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Thursday, August 25, 2016

Who Will Be Iran's Next President?

Published 6 January 2013

Wanted: A few good men to run for Iranian president. Candidates must have strong management skills and commitment to Islamic and revolutionary values. Applicants who are unwaveringly loyal and fully obedient to Supreme Leader Ayatollah Ali Khamenei, exhibit strong anti-Western leanings, and can present a documented history of hard-line political and religious views will receive preference. All entries will be vetted by the Guardians Council. Oppositionists need not apply.

These are among the traits and qualifications expected of candidates who plan to run in Iran's June 14 presidential election, according to Iran observers and comments coming from within the supreme leader's inner circle.

In November, the supreme leader's representative in the Islamic Revolutionary Guards Corps (IRGC), Hojatoleslam Ali Saeedi, listed management skills and revolutionary and Islamic values as prerequisites for "suitable and competent" candidates.

Iran observers have narrowed the list further, saying the contest will essentially be waged among traditionalists and the new guard within the conservative camp. Reformists or figures close to outgoing President Mahmud Ahmadinejad are given virtually no chance to win, if they choose to throw their hats into the ring at all.

As Washington D.C.-based political analyst Ali Afshari put its, the Islamic regime is looking for a more civilized Ahmadinejad -- that is, in the mold of the current president before he began challenging the supreme leader.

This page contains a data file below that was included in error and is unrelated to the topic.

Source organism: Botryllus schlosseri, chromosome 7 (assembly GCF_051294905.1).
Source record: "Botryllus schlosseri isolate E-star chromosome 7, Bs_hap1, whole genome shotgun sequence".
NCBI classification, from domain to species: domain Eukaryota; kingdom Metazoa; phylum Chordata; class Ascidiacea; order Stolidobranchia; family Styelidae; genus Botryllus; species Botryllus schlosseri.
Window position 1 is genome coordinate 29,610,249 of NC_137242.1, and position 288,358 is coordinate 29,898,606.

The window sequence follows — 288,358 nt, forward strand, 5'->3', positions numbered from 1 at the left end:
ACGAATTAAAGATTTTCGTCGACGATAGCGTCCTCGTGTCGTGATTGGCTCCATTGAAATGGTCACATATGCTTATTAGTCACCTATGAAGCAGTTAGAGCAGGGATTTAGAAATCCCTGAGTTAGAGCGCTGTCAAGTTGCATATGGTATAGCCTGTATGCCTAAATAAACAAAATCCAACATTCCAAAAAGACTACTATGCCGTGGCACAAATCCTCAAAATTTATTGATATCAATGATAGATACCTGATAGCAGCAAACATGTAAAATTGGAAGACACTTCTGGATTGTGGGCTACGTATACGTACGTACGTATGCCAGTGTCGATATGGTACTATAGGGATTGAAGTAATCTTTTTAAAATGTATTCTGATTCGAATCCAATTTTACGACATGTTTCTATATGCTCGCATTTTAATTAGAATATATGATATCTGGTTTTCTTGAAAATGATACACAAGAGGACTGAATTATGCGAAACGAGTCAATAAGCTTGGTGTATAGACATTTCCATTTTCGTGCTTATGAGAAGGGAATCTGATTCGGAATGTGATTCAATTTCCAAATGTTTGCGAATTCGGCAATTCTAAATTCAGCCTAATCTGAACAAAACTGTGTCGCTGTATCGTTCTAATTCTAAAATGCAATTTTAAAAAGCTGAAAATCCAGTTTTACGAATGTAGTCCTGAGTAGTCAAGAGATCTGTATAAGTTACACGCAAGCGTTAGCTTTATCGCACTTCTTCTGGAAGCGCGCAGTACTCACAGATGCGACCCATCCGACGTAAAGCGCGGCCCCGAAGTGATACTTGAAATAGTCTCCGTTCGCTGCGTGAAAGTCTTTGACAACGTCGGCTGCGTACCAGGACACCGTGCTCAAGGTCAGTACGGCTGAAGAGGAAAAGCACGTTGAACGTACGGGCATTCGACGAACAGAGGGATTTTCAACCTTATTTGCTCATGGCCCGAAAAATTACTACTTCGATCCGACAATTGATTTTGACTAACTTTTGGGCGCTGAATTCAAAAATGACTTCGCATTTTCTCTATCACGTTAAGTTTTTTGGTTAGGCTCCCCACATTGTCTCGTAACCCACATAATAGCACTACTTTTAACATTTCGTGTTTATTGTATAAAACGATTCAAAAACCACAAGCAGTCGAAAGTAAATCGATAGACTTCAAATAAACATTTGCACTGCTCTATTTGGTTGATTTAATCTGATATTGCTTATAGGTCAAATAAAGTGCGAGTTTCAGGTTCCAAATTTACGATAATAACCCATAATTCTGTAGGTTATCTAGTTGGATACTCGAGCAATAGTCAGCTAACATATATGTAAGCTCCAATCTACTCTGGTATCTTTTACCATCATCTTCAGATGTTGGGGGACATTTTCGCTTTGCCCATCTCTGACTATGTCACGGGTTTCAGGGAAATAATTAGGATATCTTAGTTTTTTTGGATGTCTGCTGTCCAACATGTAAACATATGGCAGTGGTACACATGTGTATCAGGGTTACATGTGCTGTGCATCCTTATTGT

There is a long way to go before a comprehensive and official candidates list can be compiled -- none is yet confirmed -- but names are already being floated. Eventually, according to Habibollah Asgarolad, secretary-general of Iran's Islamic Coalition Party, there will be 40 potential candidates, with 25 from the conservative camp.

So, knowing the qualifications expected and the likely introduction of electoral reforms that could weed out many potential candidates, who is poised to contend? Here's a rundown.

-- Golnaz Esfandiari


A FAVORITE: Forty-seven-year-old Said Jalili is currently Iran's chief nuclear negotiator and a special representative of Supreme Leader Ayatollah Ali Khamenei. He represents the second generation of Islamic revolutionaries who fought during the Iran-Iraq war. Jalili, who lost his leg in the war, is relatively young, a characteristic said to be desired by Khamenei. He is a hard-liner and has reputedly gained the supreme leader's trust. In recent months, several websites have been set up in support of Jalili's candidacy and there have been reports that the powerful Islamic Revolutionary Guards Corps has asked him to run.


A FAVORITE: Akbar Velayati, 67, is a former foreign minister and Khamenei's senior adviser on international affairs. Velayati reportedly has the support of many influential figures in the conservative camp. He gave up plans to contest the 2005 presidential vote after former President Akbar Hashemi Rafsanjani announced plans to run. In August, "Entekhab" reported that Velayati had tasked some of his close friends to manage his election campaign. The launch in 2012 of his personal website led to increased speculation about his political ambitions.


Velayati studied pediatrics in Iran and then specialized in infectious diseases at Baltimore's John Hopkins University in the 1970s. He was recently quoted as saying that he is aware of the speculation about his political ambitions. "If in the future I make a decision in this regard, then I will comment about it," he told the hard-line website Mashreghnews.